Let’s face it, living in the Midwest has it’s weather related challenges. It gets hot in the summer and cold in the winter and that can take a toll on our homes and our health. Our weatherization program is designed to help people prepare and maintain their homes (either owned or rented) for all types of weather. In addition, the program helps people reduce energy cost and usage.
How it Works
The Low Income Weatherization Program was mandated by Congress to reduce the effect of higher heating costs of low income families and to cut energy consumption nationwide. JobSource provides weatherization services for Madison and Grant counties in Indiana.
Eligible households may receive work on their home which will reduce energy consumption. Typical services include: inspections, service to gas appliances, insulation, air sealing, and sometimes replacement of heating systems and hot water heaters.
A professional energy audit assessment of each home and its energy use is completed. Actual Weatherization measures are determined by the results of the energy audit. The Client Education Program provides suggestions for energy saving practices.
Funding is provided through the Indiana Housing and Community Development Authority. The Weatherization Program is a federally funded program (through US Department of Energy and Low Income Household Energy Assistance Program-LIHEAP).
Both homeowners and renters are eligible. To be eligible to have your home weatherized, your household income must not exceed 200% of Federal Poverty Guidelines (see chart below). For apartment buildings to be weatherized, two-thirds of the occupants must be eligible for the program.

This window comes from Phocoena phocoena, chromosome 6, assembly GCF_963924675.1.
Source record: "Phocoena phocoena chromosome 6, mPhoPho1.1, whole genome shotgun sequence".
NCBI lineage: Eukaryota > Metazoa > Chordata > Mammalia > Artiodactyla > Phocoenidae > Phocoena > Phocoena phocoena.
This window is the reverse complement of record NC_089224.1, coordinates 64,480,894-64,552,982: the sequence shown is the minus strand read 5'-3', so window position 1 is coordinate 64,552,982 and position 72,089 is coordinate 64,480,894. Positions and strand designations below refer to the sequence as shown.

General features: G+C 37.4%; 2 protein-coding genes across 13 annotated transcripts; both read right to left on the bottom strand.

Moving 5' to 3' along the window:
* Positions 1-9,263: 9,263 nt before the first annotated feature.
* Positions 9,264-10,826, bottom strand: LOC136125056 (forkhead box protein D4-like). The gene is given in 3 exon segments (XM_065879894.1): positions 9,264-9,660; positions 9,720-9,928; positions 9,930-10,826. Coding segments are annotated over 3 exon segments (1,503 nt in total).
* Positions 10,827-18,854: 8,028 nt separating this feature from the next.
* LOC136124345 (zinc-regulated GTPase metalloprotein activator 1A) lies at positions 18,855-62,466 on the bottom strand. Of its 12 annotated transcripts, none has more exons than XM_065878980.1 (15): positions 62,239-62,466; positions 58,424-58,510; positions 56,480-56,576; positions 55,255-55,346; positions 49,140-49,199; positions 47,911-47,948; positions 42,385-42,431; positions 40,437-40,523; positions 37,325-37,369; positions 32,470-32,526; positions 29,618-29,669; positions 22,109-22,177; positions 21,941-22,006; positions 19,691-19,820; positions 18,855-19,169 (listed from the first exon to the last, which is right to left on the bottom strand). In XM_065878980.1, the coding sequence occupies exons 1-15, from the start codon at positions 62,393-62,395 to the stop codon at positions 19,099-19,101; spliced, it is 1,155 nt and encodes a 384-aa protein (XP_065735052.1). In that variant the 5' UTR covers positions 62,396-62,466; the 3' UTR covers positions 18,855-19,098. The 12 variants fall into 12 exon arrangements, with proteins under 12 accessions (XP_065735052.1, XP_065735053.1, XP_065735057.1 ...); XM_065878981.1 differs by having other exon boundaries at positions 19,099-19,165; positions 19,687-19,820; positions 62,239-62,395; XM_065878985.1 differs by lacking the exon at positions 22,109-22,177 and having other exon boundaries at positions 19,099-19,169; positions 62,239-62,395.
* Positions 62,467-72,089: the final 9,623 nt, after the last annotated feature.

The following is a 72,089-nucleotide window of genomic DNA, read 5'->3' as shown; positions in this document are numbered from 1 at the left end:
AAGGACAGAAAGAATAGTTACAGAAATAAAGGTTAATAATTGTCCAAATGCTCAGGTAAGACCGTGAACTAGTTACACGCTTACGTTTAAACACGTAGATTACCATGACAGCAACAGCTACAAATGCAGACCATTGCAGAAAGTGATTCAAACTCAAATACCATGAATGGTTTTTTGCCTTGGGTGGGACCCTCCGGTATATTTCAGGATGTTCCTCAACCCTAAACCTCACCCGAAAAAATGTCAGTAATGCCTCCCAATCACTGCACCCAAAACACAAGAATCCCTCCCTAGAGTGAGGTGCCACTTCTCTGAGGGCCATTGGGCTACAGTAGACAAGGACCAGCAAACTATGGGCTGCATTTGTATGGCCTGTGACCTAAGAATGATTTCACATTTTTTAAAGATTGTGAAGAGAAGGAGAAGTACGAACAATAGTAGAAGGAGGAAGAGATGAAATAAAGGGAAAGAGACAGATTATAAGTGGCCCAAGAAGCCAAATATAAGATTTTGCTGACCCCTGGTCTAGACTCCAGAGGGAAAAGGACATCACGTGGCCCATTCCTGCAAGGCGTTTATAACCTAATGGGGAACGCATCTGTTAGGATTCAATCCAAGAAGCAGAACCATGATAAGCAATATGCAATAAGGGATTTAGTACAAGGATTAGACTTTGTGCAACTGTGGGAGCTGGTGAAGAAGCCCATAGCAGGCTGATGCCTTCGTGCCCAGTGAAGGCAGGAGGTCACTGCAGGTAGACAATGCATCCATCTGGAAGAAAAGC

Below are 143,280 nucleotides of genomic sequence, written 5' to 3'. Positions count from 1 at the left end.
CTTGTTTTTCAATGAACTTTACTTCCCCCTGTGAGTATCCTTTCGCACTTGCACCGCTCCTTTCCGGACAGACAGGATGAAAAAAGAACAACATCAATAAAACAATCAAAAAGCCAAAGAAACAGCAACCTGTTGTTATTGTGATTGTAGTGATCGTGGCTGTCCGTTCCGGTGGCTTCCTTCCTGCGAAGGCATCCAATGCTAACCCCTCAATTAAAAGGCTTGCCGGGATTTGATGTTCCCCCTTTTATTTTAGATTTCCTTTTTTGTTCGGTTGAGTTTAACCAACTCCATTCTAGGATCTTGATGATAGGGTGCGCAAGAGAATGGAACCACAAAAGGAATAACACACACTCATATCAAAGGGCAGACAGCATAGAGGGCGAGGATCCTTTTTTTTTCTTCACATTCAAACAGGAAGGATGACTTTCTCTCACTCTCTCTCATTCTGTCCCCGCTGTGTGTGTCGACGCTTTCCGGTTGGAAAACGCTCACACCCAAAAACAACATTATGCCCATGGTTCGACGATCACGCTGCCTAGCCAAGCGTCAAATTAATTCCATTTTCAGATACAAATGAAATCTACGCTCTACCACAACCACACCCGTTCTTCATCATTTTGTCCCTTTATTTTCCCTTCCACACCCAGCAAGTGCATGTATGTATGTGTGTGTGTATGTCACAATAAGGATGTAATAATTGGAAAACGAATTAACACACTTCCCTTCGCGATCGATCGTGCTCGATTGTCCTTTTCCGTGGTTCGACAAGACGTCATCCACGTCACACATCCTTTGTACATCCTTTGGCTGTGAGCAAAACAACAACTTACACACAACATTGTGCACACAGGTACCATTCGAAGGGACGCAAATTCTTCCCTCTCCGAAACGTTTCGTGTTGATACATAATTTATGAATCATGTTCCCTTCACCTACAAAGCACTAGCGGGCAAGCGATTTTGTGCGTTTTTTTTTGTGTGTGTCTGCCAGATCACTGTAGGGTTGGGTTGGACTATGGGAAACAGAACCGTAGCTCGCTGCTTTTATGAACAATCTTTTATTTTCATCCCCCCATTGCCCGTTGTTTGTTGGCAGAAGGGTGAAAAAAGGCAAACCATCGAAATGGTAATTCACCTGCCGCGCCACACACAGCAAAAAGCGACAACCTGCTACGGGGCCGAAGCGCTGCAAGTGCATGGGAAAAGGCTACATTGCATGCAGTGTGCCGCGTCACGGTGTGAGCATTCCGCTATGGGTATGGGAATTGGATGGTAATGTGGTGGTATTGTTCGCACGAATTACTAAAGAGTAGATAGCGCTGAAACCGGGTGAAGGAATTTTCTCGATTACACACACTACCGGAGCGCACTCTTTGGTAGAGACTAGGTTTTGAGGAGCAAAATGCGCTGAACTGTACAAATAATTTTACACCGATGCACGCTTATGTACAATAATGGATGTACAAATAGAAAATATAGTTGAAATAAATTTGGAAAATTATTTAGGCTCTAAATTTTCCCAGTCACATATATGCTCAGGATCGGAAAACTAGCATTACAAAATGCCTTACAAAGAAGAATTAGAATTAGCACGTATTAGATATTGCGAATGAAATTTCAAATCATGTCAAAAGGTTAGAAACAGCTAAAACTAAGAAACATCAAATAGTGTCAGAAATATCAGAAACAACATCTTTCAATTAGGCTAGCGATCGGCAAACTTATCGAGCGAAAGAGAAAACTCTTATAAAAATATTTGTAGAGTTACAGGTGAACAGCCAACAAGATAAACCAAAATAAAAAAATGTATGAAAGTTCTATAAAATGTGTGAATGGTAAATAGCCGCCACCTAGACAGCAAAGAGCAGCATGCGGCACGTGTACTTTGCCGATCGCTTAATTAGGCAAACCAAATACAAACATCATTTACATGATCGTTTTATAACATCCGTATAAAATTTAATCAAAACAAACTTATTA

Because Energy Assistance clients are at 150% or below the Federal Poverty Guidelines, approved EAP applicants are automatically placed on the waiting list for Weatherization, and services are offered to EAP participants based on federal and state priority system.
Funding is limited.
Repair water leaks inside the home quickly.
Moisture and mold prevention and control tips
Clean and repair gutters and downspouts regularly.
Make sure the ground slopes away from the house’s foundation so that water does not enter or collect around the foundation.
Keep air-conditioning drip pans clean and the drain lines unobstructed and flowing properly.
Keep indoor humidity reasonable, ideally between 30 and 50 percent.
If you see condensation or moisture collecting on windows, walls, or pipes—act quickly to dry the wet surface and reduce the indoor moisture level or eliminate the water source.
Vent appliances that produce moisture to the outside.
Use air conditioners and/or dehumidifiers when needed.
Run the bathroom exhaust fan or open the window when showering. Use exhaust fans or open windows when cooking or running the dishwasher, etc.
Cover cold surfaces with insulation.
Increase the indoor air temperature.
Basic facts about lead and your health
Lead is especially dangerous to children under six years of age.
Can affect children’s brains and developing nervous systems.
Reduced IQ and learning disabilities.